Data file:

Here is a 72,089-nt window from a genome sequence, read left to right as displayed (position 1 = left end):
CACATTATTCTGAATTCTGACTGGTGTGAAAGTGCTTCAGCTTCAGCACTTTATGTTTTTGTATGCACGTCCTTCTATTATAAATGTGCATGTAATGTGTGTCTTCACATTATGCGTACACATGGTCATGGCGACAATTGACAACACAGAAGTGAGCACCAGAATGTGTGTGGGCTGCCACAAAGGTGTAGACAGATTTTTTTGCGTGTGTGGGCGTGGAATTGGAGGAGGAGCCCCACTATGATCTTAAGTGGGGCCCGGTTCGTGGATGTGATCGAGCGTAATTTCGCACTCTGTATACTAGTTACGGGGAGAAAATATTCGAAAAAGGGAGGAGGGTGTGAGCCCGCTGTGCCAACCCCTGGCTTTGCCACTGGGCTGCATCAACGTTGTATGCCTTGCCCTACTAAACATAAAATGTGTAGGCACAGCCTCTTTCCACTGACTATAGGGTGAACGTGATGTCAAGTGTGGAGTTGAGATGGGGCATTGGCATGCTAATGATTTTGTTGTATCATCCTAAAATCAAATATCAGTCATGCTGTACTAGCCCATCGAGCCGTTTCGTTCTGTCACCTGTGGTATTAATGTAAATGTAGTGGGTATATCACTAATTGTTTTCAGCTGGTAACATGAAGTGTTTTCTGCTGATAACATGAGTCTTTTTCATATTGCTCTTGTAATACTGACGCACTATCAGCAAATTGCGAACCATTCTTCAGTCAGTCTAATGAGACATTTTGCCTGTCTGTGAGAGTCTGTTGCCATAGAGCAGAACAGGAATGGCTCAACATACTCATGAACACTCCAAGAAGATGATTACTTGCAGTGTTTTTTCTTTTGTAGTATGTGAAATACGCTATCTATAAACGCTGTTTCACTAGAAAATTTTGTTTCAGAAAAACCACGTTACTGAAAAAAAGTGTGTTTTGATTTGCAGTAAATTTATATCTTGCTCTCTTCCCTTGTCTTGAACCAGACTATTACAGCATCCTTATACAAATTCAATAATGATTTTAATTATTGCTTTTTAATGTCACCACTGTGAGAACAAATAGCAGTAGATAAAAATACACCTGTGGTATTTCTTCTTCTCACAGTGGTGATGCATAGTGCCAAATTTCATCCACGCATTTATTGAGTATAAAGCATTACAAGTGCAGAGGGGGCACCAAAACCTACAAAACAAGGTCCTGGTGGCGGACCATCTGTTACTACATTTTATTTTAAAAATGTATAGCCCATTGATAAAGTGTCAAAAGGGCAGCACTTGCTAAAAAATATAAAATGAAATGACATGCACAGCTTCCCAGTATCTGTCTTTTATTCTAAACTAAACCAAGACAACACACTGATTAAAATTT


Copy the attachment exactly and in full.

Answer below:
Here is a 72,089-nt window from a genome sequence, read left to right as displayed (position 1 = left end):
CACATTATTCTGAATTCTGACTGGTGTGAAAGTGCTTCAGCTTCAGCACTTTATGTTTTTGTATGCACGTCCTTCTATTATAAATGTGCATGTAATGTGTGTCTTCACATTATGCGTACACATGGTCATGGCGACAATTGACAACACAGAAGTGAGCACCAGAATGTGTGTGGGCTGCCACAAAGGTGTAGACAGATTTTTTTGCGTGTGTGGGCGTGGAATTGGAGGAGGAGCCCCACTATGATCTTAAGTGGGGCCCGGTTCGTGGATGTGATCGAGCGTAATTTCGCACTCTGTATACTAGTTACGGGGAGAAAATATTCGAAAAAGGGAGGAGGGTGTGAGCCCGCTGTGCCAACCCCTGGCTTTGCCACTGGGCTGCATCAACGTTGTATGCCTTGCCCTACTAAACATAAAATGTGTAGGCACAGCCTCTTTCCACTGACTATAGGGTGAACGTGATGTCAAGTGTGGAGTTGAGATGGGGCATTGGCATGCTAATGATTTTGTTGTATCATCCTAAAATCAAATATCAGTCATGCTGTACTAGCCCATCGAGCCGTTTCGTTCTGTCACCTGTGGTATTAATGTAAATGTAGTGGGTATATCACTAATTGTTTTCAGCTGGTAACATGAAGTGTTTTCTGCTGATAACATGAGTCTTTTTCATATTGCTCTTGTAATACTGACGCACTATCAGCAAATTGCGAACCATTCTTCAGTCAGTCTAATGAGACATTTTGCCTGTCTGTGAGAGTCTGTTGCCATAGAGCAGAACAGGAATGGCTCAACATACTCATGAACACTCCAAGAAGATGATTACTTGCAGTGTTTTTTCTTTTGTAGTATGTGAAATACGCTATCTATAAACGCTGTTTCACTAGAAAATTTTGTTTCAGAAAAACCACGTTACTGAAAAAAAGTGTGTTTTGATTTGCAGTAAATTTATATCTTGCTCTCTTCCCTTGTCTTGAACCAGACTATTACAGCATCCTTATACAAATTCAATAATGATTTTAATTATTGCTTTTTAATGTCACCACTGTGAGAACAAATAGCAGTAGATAAAAATACACCTGTGGTATTTCTTCTTCTCACAGTGGTGATGCATAGTGCCAAATTTCATCCACGCATTTATTGAGTATAAAGCATTACAAGTGCAGAGGGGGCACCAAAACCTACAAAACAAGGTCCTGGTGGCGGACCATCTGTTACTACATTTTATTTTAAAAATGTATAGCCCATTGATAAAGTGTCAAAAGGGCAGCACTTGCTAAAAAATATAAAATGAAATGACATGCACAGCTTCCCAGTATCTGTCTTTTATTCTAAACTAAACCAAGACAACACACTGATTAAAATTT